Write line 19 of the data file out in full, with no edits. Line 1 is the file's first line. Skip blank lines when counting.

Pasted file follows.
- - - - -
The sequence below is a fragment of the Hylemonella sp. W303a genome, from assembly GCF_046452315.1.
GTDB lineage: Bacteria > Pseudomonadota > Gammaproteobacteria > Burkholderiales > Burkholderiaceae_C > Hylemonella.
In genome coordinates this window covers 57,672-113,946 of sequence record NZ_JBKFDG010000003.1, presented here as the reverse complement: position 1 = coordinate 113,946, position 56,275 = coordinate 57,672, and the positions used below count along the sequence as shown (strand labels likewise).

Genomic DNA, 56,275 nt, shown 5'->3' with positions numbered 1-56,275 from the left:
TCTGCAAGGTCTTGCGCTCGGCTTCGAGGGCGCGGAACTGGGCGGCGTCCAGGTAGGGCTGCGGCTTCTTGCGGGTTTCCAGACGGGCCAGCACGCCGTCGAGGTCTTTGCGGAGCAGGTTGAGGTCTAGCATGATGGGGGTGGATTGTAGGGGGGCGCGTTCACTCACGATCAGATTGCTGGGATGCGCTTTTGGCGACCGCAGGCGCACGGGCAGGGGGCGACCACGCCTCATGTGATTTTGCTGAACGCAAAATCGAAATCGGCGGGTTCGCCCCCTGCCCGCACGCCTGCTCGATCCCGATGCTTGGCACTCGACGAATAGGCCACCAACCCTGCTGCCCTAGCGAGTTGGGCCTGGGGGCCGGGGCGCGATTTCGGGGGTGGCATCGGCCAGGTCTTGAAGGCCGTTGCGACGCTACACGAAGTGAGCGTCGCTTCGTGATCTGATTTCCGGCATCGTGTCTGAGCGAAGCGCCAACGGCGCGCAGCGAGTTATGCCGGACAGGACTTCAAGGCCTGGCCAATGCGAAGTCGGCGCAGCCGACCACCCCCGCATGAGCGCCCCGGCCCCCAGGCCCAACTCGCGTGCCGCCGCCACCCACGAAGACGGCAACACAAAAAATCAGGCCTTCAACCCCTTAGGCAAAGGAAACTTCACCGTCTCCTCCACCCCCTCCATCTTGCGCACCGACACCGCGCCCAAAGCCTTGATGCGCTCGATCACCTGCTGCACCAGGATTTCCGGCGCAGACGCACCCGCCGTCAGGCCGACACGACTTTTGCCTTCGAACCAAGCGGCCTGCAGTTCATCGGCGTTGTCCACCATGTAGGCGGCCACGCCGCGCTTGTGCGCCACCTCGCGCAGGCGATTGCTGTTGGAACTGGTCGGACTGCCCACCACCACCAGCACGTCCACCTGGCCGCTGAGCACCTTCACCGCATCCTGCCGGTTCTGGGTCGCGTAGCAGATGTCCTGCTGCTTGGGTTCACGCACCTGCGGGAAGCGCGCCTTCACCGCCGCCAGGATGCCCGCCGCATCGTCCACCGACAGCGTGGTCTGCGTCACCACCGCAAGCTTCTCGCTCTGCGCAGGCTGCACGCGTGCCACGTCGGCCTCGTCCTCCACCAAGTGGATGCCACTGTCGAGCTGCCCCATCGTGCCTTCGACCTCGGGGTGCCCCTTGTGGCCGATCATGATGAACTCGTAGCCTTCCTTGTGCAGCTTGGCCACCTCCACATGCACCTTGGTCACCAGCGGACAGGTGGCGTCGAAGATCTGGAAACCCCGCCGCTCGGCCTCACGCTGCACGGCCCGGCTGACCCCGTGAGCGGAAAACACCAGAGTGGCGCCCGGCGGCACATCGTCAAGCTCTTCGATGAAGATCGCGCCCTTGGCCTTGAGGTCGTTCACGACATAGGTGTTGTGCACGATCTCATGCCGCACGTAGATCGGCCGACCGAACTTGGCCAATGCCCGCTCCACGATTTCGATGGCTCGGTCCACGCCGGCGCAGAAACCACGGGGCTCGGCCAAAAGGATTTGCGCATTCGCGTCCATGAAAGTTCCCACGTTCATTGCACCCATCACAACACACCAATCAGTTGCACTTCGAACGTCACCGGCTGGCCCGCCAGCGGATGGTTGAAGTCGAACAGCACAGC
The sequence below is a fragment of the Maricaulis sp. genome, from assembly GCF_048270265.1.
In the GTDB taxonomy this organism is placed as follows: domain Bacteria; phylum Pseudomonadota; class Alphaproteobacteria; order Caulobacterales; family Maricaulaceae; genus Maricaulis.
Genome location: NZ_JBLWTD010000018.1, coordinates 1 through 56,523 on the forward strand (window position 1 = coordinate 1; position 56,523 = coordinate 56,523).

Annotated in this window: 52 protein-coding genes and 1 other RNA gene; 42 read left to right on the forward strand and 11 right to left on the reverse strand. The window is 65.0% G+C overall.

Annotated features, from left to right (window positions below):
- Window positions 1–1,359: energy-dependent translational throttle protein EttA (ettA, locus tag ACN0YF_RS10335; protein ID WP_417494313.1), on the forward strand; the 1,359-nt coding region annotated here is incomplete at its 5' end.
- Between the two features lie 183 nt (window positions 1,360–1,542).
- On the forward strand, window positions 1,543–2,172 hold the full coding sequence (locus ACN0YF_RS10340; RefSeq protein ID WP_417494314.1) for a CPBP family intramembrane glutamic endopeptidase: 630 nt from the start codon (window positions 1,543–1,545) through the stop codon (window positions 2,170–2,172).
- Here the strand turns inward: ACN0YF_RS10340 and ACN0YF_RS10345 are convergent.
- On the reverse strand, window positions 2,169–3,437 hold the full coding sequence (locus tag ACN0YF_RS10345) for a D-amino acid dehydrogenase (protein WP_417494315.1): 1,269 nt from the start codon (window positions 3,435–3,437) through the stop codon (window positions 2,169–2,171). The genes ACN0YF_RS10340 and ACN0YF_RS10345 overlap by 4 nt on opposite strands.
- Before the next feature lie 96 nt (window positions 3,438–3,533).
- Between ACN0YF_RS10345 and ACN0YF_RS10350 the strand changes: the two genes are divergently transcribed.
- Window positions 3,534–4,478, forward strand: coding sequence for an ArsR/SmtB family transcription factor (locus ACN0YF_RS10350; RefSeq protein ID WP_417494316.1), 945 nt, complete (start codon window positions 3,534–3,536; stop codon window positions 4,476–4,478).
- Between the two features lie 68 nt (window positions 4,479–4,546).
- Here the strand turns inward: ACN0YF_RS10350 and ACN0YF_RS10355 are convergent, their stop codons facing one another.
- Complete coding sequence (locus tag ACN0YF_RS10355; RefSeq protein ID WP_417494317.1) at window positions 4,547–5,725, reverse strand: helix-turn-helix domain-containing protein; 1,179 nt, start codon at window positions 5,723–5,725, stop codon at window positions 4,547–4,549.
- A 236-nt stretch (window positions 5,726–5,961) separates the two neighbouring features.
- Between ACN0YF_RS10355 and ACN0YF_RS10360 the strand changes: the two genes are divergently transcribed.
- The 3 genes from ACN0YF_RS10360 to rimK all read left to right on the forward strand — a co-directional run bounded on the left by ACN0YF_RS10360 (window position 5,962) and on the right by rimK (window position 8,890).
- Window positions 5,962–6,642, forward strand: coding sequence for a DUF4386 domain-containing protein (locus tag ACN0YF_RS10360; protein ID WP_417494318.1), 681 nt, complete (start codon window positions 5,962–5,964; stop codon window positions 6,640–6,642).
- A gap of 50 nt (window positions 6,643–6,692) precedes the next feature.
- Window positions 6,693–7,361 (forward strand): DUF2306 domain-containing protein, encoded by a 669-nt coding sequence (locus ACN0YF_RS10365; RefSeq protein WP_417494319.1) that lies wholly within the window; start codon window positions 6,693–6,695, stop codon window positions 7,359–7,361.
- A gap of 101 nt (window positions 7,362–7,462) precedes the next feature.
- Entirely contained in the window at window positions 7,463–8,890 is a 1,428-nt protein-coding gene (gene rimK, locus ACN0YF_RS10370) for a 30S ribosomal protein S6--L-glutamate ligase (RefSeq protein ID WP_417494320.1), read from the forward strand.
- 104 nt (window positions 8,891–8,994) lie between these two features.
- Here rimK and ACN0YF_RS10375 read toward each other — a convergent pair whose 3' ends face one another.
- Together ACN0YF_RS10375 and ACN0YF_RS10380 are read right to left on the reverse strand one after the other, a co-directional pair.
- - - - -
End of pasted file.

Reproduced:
- Between the two features lie 68 nt (window positions 4,479–4,546).